There are two ways to earn additional ranking points which should be considered in addition to the pure points value associated with scoring of the game elements. The first additional ranking point can be earned through scoring a total of 20 cargo into the hub throughout the match.  It is possible to reduce this number to 18 cargo if five or more cargo is scored during the autonomous period. Assuming that, on average, each team is able to score one cargo into the hub in autonomous, this leaves 17 cargo to be scored in the tele-op period, which is approximately 5-6 cargo per team, or three batches of two cargo per team. The fastest way to retrieve additional cargo is likely through either of the two terminals; however, the only way to get cargo to the human players at the terminal is through the cargo delivery openings. Using the cargo delivery openings would greatly extend the time it takes to score cargo. The other option is through direct pick-up of cargo from the floor, a large majority of which will likely be near the hub. Having a floor pick-up mechanism that quickly brings the cargo into your control is going to be one of the most important factors for this year’s game. Revisiting our ideas of 5-6 cargo scored per team, this number will be fairly substantial for many teams to achieve consistently. All six robots will likely be centralized around the hub in order to get cargo that has been returned to the field after scoring, leading to crowding and difficulty manipulating the cargo game pieces. Even robots that prefer to shoot from the protected launch pad could easily find themselves blocked by opponents or denied cargo, further increasing the time to score a batch of cargo. On the other hand, robots that tend to score batches of cargo into the lower hub may be at a significant advantage in terms of cargo-per-minute and quite possibly in terms of points-per-minute.

The second way to earn an additional ranking point is by scoring 16 points from the rungs in your hangar zone at the end of the match. The low rung and mid rung are at heights such that the robot can reach with a mechanism while staying on the ground (the low rung is at 4ft. ¾in., the mid rung is at 5ft. ¼ in., while the max height of the robot is 5ft. 6in while its bumpers are in the hangar zone). This will greatly lower the complexity of teams to achieve a successful climb. By using a one stage element as well, this can likely be achieved very quickly (5-10 seconds or even less) and consistently. With the mid rung worth six points, and the lower rung worth 4 points, the additional ranking point could be achieved with two robots on the mid rung and a third on the lower rung. Previous FRC challenges including Ultimate Ascent (2013), FIRST Stronghold (2016), FIRST Power Up (2018), and Infinite Recharge (2020) feature similar rung mechanisms for reference. While this would be a simple solution, there will likely be a significant number of matches where one of your alliance partners will not be able to climb. This would stop this method from earning the ranking point and will require a robot to be on the high or traversal rung in order to earn this rank.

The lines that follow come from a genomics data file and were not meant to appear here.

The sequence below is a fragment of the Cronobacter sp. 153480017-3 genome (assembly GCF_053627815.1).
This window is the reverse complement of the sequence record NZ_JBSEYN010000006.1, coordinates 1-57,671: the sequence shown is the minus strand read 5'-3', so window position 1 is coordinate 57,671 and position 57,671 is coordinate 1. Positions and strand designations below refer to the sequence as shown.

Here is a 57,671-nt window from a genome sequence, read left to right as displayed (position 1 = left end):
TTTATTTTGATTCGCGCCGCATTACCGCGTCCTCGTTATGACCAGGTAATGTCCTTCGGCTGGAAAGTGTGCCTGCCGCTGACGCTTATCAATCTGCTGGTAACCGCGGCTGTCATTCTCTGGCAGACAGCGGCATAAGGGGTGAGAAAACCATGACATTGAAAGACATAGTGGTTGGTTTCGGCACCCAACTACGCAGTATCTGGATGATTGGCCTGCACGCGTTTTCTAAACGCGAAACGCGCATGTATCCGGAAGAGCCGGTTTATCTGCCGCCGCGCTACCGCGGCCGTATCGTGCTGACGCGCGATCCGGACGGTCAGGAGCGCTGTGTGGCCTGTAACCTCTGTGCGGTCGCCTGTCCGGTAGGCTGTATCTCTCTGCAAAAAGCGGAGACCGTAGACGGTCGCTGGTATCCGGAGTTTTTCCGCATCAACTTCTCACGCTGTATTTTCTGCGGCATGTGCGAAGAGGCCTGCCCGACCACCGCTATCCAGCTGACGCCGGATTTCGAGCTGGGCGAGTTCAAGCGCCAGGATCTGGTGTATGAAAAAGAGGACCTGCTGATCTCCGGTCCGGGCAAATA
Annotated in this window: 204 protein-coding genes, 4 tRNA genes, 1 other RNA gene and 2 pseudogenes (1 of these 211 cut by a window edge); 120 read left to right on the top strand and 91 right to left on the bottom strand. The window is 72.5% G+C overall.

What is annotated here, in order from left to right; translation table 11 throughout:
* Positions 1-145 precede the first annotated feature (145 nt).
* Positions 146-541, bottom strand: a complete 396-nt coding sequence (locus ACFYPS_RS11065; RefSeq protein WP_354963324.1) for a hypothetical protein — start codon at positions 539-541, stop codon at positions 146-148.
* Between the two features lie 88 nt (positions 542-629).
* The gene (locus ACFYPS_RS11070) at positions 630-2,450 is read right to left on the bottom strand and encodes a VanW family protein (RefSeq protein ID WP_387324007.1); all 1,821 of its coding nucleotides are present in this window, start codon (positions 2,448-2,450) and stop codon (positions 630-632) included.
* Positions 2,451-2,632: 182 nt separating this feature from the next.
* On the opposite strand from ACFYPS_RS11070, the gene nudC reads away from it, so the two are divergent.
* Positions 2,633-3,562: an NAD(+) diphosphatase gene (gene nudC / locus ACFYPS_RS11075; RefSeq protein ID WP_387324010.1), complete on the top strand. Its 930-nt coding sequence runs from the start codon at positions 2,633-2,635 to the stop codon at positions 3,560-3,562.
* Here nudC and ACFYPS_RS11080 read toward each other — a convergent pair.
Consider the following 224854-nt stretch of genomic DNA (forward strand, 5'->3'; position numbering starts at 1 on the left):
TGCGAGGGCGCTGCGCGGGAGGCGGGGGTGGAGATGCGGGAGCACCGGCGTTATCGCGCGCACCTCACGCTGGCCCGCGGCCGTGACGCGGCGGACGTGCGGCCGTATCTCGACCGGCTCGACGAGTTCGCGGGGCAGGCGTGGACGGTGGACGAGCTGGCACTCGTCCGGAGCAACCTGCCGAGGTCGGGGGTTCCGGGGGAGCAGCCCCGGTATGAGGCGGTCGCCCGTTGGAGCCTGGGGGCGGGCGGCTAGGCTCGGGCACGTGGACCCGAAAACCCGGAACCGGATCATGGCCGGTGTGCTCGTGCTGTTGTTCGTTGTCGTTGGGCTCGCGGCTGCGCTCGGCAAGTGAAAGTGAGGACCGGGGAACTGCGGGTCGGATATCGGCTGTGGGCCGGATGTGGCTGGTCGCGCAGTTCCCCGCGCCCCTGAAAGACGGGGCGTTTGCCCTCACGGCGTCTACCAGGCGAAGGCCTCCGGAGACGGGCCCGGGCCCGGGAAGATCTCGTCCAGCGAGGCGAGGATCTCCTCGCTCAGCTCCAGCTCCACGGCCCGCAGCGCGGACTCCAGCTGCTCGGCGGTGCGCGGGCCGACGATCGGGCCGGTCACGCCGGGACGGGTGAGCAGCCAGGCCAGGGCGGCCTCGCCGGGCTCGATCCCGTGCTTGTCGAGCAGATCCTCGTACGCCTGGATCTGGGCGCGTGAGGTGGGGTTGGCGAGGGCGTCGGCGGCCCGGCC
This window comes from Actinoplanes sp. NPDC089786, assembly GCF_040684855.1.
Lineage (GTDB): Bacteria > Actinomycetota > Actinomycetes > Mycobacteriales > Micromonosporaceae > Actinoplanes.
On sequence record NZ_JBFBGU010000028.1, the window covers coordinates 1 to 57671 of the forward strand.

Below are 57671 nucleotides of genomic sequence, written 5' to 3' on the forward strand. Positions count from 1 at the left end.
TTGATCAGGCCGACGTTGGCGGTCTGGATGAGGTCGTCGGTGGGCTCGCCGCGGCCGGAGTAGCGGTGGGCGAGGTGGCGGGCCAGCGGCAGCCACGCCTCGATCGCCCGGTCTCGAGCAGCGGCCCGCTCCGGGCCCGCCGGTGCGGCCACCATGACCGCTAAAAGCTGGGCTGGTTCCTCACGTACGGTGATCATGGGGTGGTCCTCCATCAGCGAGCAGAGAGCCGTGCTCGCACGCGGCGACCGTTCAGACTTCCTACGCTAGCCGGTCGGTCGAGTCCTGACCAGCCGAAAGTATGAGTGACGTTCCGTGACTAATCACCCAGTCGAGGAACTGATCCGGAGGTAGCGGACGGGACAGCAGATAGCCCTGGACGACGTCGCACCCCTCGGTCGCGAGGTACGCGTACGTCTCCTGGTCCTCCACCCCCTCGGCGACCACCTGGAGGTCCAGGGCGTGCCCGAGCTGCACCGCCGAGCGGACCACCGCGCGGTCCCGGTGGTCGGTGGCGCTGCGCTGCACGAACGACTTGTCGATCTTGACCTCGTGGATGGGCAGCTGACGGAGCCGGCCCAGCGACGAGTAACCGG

Our Strategy:

After outlining the above ideas in our strategy meeting, the first topic we discussed was the goals for the rung climber. From the points analysis related to the hangar, we determined that it would be meaningful to pursue climbing to at least the mid rung. The mid rung offers six points, which we believe would be a greater number of points than what we would earn from attempting to score cargo in the same time. As well, we would have the potential of earning the additional ranking point, providing our two alliance partners could do the same or one could reach the high rung. We also believe that reaching the high rung and the traversal rung are both significant achievements that would greatly increase your chance of winning the match and of receiving the additional ranking point; a robot who scored no points during tele-op except for a traversal rung at the end of the match would still provide a significant number of points, likely more than some robots who scored cargo during all of tele-op. Therefore, we set this as a stretch goal for us that we will pursue if we have the time and resources in our event.

The next main topic we discussed was scoring in the lower hub vs. scoring in the upper hub. Clearly, the upper hub could provide twice as many points as the lower hub, if we assume that we could score with a high accuracy. This assumption would also only be the case if we attempt shots in the upper hub as frequently as we believe we could score in the lower hub.  As previously discussed, we believe that it will be substantially quicker to score in the lower hub than in the higher hub. Therefore, we would likely only be able to score marginally more points by aiming for the upper hub than if we aimed for the lower hub. This difference in points was not enough for our team to justify the extra time and resources towards the high goal shooter. (Although, it may be for a team with more experience and time.) As well, by aiming towards the lower hub we believe we would be more impactful in our team’s contribution towards the additional ranking points from scoring cargo.


Alex Wichowski

Build Team Member and Strategy Lead